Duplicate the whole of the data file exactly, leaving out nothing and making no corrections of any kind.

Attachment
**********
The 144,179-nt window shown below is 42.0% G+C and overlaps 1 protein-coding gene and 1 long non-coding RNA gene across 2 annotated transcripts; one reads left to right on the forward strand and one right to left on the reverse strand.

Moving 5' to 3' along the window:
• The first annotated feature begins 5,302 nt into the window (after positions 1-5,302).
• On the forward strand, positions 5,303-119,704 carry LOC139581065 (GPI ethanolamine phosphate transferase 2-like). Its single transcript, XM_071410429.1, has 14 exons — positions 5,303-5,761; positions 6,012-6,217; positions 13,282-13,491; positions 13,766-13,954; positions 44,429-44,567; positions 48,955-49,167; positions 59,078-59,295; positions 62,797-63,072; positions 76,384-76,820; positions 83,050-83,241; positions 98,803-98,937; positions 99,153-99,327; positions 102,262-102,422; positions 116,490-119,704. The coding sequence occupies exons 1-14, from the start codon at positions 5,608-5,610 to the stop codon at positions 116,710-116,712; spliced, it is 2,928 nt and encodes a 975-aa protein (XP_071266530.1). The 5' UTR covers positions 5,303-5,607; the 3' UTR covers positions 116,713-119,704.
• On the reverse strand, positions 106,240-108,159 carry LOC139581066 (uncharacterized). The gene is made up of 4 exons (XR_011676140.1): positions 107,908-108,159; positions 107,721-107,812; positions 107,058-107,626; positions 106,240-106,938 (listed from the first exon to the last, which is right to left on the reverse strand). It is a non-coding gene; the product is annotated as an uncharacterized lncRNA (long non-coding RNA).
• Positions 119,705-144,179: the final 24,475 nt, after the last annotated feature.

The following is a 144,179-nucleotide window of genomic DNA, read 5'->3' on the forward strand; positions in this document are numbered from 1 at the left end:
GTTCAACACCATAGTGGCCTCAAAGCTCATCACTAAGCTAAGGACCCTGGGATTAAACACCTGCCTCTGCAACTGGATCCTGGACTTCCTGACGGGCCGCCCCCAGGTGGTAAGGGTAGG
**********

The 144,179-nt window shown below is 42.0% G+C and overlaps 1 protein-coding gene and 1 long non-coding RNA gene across 2 annotated transcripts; one reads left to right on the forward strand and one right to left on the reverse strand.

Moving 5' to 3' along the window:
• The first annotated feature begins 5,302 nt into the window (after positions 1-5,302).
• On the forward strand, positions 5,303-119,704 carry LOC139581065 (GPI ethanolamine phosphate transferase 2-like). Its single transcript, XM_071410429.1, has 14 exons — positions 5,303-5,761; positions 6,012-6,217; positions 13,282-13,491; positions 13,766-13,954; positions 44,429-44,567; positions 48,955-49,167; positions 59,078-59,295; positions 62,797-63,072; positions 76,384-76,820; positions 83,050-83,241; positions 98,803-98,937; positions 99,153-99,327; positions 102,262-102,422; positions 116,490-119,704. The coding sequence occupies exons 1-14, from the start codon at positions 5,608-5,610 to the stop codon at positions 116,710-116,712; spliced, it is 2,928 nt and encodes a 975-aa protein (XP_071266530.1). The 5' UTR covers positions 5,303-5,607; the 3' UTR covers positions 116,713-119,704.
• On the reverse strand, positions 106,240-108,159 carry LOC139581066 (uncharacterized). The gene is made up of 4 exons (XR_011676140.1): positions 107,908-108,159; positions 107,721-107,812; positions 107,058-107,626; positions 106,240-106,938 (listed from the first exon to the last, which is right to left on the reverse strand). It is a non-coding gene; the product is annotated as an uncharacterized lncRNA (long non-coding RNA).
• Positions 119,705-144,179: the final 24,475 nt, after the last annotated feature.

The following is a 144,179-nucleotide window of genomic DNA, read 5'->3' on the forward strand; positions in this document are numbered from 1 at the left end:
GTTCAACACCATAGTGGCCTCAAAGCTCATCACTAAGCTAAGGACCCTGGGATTAAACACCTGCCTCTGCAACTGGATCCTGGACTTCCTGACGGGCCGCCCCCAGGTGGTAAGGGTAGG